Foodservice Equipment & Supplies

OCT 2018

Foodservice Equipment & Supplies magazines is an industry resource connecting foodservice operators, equipment and supplies manufacturers and dealers, and facility design consultants.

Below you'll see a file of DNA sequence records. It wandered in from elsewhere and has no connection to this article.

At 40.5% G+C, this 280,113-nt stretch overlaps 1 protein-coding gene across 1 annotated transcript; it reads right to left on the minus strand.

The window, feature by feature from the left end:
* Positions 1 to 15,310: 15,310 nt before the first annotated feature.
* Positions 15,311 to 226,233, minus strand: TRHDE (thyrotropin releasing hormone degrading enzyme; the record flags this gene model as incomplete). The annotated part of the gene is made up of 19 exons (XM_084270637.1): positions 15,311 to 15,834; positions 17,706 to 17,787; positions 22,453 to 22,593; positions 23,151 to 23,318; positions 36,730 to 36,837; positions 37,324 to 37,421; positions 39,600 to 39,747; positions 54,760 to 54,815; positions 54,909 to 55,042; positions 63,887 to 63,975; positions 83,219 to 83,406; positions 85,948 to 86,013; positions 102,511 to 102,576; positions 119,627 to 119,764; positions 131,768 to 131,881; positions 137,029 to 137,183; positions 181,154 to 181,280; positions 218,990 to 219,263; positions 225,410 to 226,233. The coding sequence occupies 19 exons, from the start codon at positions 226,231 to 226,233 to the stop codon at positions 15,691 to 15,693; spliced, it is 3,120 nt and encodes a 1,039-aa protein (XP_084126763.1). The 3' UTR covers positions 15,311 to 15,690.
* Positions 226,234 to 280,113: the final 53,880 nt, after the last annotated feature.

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OCTOBER 2018 • FOODSERVICE EQUIPMENT & SUPPLIES • 23 The Restaurant: Fisk & Co. in Chicago The Chef: Austin Fausett The Dish: Salmon Tartare with avocado and curry emulsion Presentation Notes: Chef Fausett reaches for a slate grey board (more commonly used for cheese plating) to emphasize the pastel pink color of the salmon and light greens of the avocado balls he creates using a melon baller. He uses a vegetable peeler to shave market-fresh carrots pickled in sesame and soy with herbs and pairs this with pickled shallots sliced about 1 1/2 inches thick. Using tweezers, Faucett carefully places chopped chives upright like a small bunch of wheatgrass along with black and white sesame seeds. Photo courtesy of Kimpton Hotels and Restaurants The Restaurant: Vol. 39 at The Kimpton Gray in Chicago The Chef: Brian Millman The Dish: Turkish meatballs Presentation Notes: To support his attempt to recreate his childhood's most comforting food memories, Millman chooses playful vessels for his various dishes. He serves his Turkish meatballs in a white porcelain version of a mini crock pot. Photo courtesy of Kimpton Hotels and Restaurants I n today's food photo- and Instagram- obsessed world of dining, chefs from every segment know the importance not just of plating food beautifully but also of selecting the right plate, bowl or vessel to round out the whole presenta- tion. Even cocktail specialists have become presentation artists in their own right — from choosing the simplest of glasses to let their beautifully garnished creations shine to reaching for more ornate glassware to add a special je ne sais quoi to a simpler drink. Why go to all this trouble? For one, it's fun and a form of creativity for the chefs. Perhaps more importantly though, diners these days simply demand this kind of quality, style, "scene" and experience when they go out, regardless of the menu, style service and, yes, even price point. It's not just a possibility that diners will take pictures of their food; it's an expectation, and those making the food take that into consider- ation on a daily basis. Chefs, restaurateurs and even noncommercial institutions such as forward-thinking colleges and universi- ties simply understand the value of better food presentation. Even the design planning and open- ing stages of restaurants now allocate more time for tabletop and presentation planning. "Chefs and restaurateurs are becoming very thoughtful in that they are allowing more time to plan for their presentations and customize the pieces that they want, from creating their own steak knives to etching logos on a plate or glassware item," says Morgan Tucker of M. Tucker/Singer NY, a New York-based equip- ment and supplies dealer. "They want more flexibility and room to be creative in terms of designing their own immersive and interactive dining experience." There seems to be no end in sight for the variety of tabletop items now available. Here's a visual array of what's new and trending. Starters and Snack Presentations Greens on Display The Restaurant: Stubborn Seed in Miami Beach, Fla. The Chef: Jeremy Ford The Dish: Simple Greens Presentation Notes: Ford swaps a traditional bowl for a carved- out, roasted Japanese squash in which he layers mixed, locally sourced baby greens garnished with fresh herbs, Meyer lemon zest and shredded aged parmesan. Photo by Gina Shonek Fisk & Co. Stubborn Seed Vol. 39 at The Kimpton Gray in Chicago

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